Aylesbury’s eight academy schools are able to do more for their pupils by bypassing council funding according to one headteacher.
Although the schools, which include Aylesbury High School, John Colet and Waddesdon C of E do not receive any extra money per pupil, the funding comes directly from the government.
And Stephen Lehec, head of Aylesbury Grammar School – which took on academy status in July 2011 – claims that signing up to the government’s flagship scheme has benefitted pupils.
He said: “Being funded directly by central government has enabled us to spend our funding directly on the needs of the students here.
“One of the things that I think all of our students have in common is that they are gifted and talented in an area.
“Being an academy has enabled us to support them in these talents and we could not have done as much of that before.”
Academy status allows schools to have greater control over their funding.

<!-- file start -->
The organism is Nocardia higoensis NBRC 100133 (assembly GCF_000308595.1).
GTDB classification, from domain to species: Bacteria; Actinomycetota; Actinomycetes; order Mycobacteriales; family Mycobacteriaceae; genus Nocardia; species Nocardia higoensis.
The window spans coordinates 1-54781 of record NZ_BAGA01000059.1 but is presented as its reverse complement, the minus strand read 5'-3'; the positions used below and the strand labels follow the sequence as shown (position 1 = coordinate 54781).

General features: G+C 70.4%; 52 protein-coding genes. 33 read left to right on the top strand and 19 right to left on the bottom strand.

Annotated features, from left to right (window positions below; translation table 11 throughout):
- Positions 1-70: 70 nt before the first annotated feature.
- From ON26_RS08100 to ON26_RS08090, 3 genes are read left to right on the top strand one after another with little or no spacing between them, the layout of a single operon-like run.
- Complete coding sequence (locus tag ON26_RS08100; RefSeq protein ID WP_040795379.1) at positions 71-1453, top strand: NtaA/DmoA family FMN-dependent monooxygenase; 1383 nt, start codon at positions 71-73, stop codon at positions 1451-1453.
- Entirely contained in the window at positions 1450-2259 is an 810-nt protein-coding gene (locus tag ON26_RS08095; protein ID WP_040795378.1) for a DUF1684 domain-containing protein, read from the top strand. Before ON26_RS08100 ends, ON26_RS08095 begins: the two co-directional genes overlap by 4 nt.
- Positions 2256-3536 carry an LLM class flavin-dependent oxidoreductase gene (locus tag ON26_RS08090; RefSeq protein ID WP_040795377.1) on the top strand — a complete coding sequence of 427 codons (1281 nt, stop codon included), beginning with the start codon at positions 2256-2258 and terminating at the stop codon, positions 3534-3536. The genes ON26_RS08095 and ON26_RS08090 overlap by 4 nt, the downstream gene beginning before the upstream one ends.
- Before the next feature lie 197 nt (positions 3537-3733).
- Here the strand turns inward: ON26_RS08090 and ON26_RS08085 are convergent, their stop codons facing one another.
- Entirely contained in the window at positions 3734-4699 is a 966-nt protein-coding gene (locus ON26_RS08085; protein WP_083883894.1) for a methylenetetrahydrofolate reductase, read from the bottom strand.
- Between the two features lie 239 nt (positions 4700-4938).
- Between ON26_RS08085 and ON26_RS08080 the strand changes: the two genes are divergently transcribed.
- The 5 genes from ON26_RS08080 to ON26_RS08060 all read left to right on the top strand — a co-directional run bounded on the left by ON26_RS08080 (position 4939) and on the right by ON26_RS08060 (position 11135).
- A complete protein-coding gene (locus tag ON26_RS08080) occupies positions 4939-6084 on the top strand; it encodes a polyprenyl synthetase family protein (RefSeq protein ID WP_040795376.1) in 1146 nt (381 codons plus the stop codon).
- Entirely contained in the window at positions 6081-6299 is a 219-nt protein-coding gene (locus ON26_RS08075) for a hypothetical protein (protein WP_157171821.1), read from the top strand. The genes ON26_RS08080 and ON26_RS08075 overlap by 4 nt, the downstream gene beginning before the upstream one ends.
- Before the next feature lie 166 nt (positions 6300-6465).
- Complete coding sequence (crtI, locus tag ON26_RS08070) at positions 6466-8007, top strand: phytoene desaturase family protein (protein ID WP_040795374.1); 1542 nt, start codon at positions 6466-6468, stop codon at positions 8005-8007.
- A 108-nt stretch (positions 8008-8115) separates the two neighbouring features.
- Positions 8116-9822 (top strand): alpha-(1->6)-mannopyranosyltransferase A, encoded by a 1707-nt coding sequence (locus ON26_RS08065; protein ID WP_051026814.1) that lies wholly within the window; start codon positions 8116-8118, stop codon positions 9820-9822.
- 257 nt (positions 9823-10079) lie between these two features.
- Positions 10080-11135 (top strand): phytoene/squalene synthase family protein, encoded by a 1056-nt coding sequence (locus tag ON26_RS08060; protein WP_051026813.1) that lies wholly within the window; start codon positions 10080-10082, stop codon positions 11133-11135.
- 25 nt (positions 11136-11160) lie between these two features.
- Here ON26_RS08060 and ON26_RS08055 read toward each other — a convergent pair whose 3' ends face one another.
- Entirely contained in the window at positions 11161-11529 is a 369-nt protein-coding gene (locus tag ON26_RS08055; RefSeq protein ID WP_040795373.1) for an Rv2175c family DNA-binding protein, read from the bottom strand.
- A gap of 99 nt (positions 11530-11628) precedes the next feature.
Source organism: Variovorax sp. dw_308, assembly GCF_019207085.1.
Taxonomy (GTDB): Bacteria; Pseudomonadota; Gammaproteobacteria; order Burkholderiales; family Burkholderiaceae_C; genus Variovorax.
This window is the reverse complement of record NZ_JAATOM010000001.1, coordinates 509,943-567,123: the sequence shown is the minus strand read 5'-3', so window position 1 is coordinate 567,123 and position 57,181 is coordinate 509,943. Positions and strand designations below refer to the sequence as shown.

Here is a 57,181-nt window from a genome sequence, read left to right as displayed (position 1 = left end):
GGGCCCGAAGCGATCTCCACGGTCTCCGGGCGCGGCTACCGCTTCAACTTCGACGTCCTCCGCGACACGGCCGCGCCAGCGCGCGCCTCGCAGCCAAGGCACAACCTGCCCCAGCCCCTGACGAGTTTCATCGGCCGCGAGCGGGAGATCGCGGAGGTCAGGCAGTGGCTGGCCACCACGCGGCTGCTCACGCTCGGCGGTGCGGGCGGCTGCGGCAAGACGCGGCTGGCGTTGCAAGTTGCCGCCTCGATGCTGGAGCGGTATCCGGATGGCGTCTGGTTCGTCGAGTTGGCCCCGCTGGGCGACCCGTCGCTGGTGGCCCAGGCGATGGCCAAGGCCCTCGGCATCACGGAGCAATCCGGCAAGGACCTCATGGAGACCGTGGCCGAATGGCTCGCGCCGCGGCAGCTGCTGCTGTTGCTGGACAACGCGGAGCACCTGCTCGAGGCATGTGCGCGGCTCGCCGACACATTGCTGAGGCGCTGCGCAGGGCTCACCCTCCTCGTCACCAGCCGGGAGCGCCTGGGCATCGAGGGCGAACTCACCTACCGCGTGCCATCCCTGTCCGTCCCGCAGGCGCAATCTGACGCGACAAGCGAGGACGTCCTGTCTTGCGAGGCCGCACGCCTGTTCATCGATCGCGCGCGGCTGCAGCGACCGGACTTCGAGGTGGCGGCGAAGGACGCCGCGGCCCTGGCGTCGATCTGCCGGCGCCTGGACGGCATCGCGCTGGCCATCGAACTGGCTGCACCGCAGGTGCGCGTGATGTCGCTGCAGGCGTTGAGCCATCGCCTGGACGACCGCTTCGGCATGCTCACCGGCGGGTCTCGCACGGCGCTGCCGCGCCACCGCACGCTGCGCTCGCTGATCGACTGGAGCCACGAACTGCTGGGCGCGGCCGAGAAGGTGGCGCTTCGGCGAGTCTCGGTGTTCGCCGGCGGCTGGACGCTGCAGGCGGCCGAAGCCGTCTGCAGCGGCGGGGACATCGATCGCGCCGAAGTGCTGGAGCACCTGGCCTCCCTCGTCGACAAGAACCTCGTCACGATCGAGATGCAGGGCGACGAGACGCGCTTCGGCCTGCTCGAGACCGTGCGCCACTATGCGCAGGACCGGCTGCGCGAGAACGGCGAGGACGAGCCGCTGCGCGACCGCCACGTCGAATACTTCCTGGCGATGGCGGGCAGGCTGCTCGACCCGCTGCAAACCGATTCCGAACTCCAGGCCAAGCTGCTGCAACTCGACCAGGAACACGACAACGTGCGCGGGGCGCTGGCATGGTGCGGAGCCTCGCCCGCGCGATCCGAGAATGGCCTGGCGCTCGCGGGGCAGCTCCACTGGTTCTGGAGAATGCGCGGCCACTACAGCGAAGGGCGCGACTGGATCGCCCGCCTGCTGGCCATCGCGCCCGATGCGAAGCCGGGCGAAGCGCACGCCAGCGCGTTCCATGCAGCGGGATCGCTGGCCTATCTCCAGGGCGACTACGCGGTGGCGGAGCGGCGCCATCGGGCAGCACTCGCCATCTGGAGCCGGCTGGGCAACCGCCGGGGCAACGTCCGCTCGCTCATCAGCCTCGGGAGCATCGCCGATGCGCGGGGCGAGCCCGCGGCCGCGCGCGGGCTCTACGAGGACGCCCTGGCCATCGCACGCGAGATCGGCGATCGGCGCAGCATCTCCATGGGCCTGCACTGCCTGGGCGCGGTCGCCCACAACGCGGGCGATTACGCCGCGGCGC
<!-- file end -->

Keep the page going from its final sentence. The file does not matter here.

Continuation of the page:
Some services are still bought in from Bucks County Council, such as admissions and appeal processes.
And the council says that despite the schools taking funding from elsewhere, the authority has not saved any money for council tax payers.
A spokesman said: “There is no evidence that, by virtue of a school becoming an academy, any savings have been identified to the local authority.
They added: “There is no financial difference to the local council taxpayer because the money going to academies is funding from central government which would normally have gone to the council to pay for the services the academies are now providing.”